It is hard to strike up any serious conversation amongst other hunters when you ask them to try crow hunting….just not something many people take seriously. They are not the sexiest bird out there and no one dreams of dogs pointing them or their set wings over open water. Add to that the mystique about crows in general and it is easy to see why this fascinating and exciting bird is overlooked as a game bird by so many.
Crow hunting should really appeal to all waterfowl hunters. You get to wear the cool big kid camo head to toe, you get to use decoys (big kid toys), you use calls to lure them in (a technical element that gives us something to brag about) and the action can be fast and heavy nearly every outing (something most of us waterfowl hunters can only dream about).
Hunting the mysterious black bandit is a late season paradise for those of us who literally need the aid of support groups to make it to the spring turkey season. They are likely the most intelligent bird in North America (my apologies to the Starling) and will try the skills and patience of the most veteran hunter. Yet anyone can pursue these critters and have instant success with very little output in terms of equipment. For die hard varmint hunters like me…crows were a natural progression.
Crows live in tight family units of usually a handful of birds or more. These family units tend to bond with other crow families forming large groups (known as a murder of crows). They are most easily found in the morning on their roosting sights where as many as several hundred or more may roost in trees in perfect safety from predators. As morning comes, they begin to leave the roost in smaller groups heading to feeding grounds along a consistent flight path. Feeding grounds may be anything from a picked corn field to a freshly hayed meadow. Crows will eat just about anything.
I like to find areas either near a roost site or along the boundaries of a flight path (zone between feeding and roosting areas). In this area, once I have obtained landowner permission, I generally will find an open field with loafing trees (trees crows will roost in while loafing throughout the day) and will set up my decoy spread of 6-8 crows. Being smart critters, crows can read a spread like a book. If your decoys are not agreeing with your calling, you will see crows flare as they get closer to your spread and leave. If your calls are of a crow-owl fight then have an owl in your decoys. I usually like to have them in trees or on fences with the crows always higher than the owl. On the other hand, if trying to simulate a crow party, then I like to have decoys spread out on the ground in a feeding pattern with one or two sentry decoys in a nearby tree keeping watch. The sentry is very important as no self respecting murder of crows would have a party without a bouncer nearby!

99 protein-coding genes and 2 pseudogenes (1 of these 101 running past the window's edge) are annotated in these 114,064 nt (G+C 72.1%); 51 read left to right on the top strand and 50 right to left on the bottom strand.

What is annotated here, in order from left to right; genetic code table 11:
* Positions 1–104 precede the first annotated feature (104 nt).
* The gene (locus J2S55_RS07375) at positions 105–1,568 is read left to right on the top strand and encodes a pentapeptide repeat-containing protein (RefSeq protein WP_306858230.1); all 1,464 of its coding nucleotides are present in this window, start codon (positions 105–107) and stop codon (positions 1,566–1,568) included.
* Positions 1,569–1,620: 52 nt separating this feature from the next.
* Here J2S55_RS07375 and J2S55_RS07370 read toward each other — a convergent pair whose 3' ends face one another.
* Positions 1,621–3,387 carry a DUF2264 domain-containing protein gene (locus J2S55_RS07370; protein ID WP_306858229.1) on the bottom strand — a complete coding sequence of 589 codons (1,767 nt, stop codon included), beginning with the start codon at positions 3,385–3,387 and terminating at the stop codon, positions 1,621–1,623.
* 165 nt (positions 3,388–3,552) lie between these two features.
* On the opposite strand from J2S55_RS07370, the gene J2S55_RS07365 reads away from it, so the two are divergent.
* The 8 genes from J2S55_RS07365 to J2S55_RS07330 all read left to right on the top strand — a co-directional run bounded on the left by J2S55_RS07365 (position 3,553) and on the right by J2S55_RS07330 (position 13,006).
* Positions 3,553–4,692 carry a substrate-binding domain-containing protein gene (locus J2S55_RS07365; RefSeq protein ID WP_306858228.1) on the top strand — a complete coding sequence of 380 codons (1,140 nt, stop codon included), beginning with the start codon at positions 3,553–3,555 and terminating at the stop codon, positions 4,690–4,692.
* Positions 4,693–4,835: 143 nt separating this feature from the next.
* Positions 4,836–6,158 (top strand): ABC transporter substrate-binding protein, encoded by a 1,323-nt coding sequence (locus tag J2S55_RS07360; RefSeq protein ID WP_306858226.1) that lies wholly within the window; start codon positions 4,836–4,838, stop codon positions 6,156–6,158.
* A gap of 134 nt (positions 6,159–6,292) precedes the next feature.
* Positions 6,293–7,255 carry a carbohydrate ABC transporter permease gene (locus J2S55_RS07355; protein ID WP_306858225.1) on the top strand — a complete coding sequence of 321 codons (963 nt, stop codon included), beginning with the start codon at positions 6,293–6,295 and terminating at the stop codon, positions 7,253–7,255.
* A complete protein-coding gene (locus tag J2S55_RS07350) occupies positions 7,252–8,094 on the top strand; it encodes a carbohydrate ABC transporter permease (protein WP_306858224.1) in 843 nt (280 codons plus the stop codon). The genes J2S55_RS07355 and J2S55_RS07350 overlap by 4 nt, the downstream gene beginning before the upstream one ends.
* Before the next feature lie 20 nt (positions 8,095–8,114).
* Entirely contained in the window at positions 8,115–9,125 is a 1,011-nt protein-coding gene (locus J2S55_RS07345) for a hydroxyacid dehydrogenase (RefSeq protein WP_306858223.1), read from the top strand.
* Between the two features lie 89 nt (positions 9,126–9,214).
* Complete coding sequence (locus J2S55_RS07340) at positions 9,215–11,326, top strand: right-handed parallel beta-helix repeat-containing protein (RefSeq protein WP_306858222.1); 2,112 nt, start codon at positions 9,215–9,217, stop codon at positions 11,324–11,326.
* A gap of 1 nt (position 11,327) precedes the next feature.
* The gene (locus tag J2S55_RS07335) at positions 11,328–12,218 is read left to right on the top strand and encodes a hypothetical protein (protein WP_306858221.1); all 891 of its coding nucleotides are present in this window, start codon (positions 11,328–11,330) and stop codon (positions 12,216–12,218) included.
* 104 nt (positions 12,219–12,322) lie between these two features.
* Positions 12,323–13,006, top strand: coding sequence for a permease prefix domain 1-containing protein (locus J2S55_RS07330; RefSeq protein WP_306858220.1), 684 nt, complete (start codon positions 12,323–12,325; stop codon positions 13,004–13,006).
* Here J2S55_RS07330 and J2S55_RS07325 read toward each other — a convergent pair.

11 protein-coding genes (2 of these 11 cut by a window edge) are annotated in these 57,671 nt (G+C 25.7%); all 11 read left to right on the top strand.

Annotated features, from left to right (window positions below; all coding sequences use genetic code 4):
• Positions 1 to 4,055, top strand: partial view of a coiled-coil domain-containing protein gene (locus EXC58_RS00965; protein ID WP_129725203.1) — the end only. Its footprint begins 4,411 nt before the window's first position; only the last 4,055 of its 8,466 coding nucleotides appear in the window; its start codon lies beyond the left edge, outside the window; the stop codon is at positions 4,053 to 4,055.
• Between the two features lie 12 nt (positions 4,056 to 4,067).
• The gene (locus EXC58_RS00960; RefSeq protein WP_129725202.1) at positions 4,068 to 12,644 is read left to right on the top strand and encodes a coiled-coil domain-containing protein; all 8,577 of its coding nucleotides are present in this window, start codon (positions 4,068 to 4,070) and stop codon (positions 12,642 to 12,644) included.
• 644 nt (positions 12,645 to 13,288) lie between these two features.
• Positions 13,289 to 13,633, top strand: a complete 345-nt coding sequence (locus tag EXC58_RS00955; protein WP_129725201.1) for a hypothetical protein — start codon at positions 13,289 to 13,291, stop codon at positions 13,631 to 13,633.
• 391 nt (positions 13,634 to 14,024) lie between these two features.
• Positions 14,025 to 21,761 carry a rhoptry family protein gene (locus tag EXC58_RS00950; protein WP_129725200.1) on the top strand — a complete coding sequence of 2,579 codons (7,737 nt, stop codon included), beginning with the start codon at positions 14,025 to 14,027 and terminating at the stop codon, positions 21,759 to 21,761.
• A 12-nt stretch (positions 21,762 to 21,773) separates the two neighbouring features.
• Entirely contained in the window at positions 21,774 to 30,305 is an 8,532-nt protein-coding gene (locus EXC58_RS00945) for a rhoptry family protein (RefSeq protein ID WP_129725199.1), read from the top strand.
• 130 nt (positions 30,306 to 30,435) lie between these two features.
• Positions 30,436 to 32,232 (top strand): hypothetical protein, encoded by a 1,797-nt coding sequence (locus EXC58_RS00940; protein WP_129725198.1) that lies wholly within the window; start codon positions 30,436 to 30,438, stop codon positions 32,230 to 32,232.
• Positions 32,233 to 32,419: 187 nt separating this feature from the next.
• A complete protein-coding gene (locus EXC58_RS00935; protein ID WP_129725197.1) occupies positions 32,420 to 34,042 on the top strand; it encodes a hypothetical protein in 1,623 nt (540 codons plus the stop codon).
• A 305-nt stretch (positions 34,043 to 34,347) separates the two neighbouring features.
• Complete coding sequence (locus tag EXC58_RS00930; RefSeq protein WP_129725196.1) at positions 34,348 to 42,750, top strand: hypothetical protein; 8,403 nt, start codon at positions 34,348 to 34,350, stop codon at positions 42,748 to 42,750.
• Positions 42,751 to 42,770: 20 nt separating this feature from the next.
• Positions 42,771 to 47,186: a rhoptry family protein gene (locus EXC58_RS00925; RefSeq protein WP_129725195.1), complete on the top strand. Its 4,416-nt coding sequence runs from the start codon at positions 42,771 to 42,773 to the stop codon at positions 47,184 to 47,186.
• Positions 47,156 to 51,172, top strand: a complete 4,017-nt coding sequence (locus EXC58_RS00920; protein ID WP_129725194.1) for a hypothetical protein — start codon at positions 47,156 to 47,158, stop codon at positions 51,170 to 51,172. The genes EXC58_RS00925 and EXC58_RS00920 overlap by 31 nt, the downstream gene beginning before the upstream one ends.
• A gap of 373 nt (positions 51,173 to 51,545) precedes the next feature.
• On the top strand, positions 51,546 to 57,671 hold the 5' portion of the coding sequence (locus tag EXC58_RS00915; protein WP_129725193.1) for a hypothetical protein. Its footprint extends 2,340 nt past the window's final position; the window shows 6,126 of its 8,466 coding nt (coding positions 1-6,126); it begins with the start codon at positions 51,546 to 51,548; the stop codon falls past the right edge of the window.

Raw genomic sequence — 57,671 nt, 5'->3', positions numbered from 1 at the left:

Hand calls work well if you know what and what not to say. Crow hunting is a lot like your first date. Say one thing wrong and the party is over. The infamous “caw”, when noted in the correct sequence, means a great deal to the crow. For example, give a blast of three caaaw, caaaw, caaaws in a row and the hunt is over as this is the warning cry that will send these birds packing.
A great call to know is the four caaaaw, caaaw, caaaw, caaaw sequence blown enthusiastically that should bring crows your direction. It alerts them that something is going on and they need to come to you. Once they turn your way, let them come. A host of crow calls can be easily made using the current round of e-callers on the market that can give you the realism of a crow fight, crow and owl fight, dying or injured crow, etc. These can all be used to bring more birds into your set up. You can start with high volume but these birds can hear very well so back the volume down as they come in or you are likely to spook them. Once you have called some crows in and the gunfire begins, keep calling as they will often roost in a tree for a moment and come right back. Once they leave the area, you can often times wait out a few more birds and call another group or two in…just be careful you don’t over stay your welcome if you want to use this location again. Crows learn fast.
Any pheasant gun you currently own works perfect for crows. They are tough birds but any 12 or 20 gauge with a light to moderate load of #6-#8 shot will work well with #71/2 shot being perfect using modified choke. They are a big bird but not as fast as doves so leading them just past the beak will generally result in a folded bird every time.
The old crow has been villainized for centuries. Hated by most yet respectfully pursued by only a small few. The hunt they provide can be more fun than a day at Disney World and they offer a spectacular opportunity to expand your hunting during what many hunters consider the “off season.” Their numbers are plentiful and they are more of a challenge than any game bird you are likely to meet. They also can make a mean stir fry for those with distinctive culinary senses!
Get Em’ Out There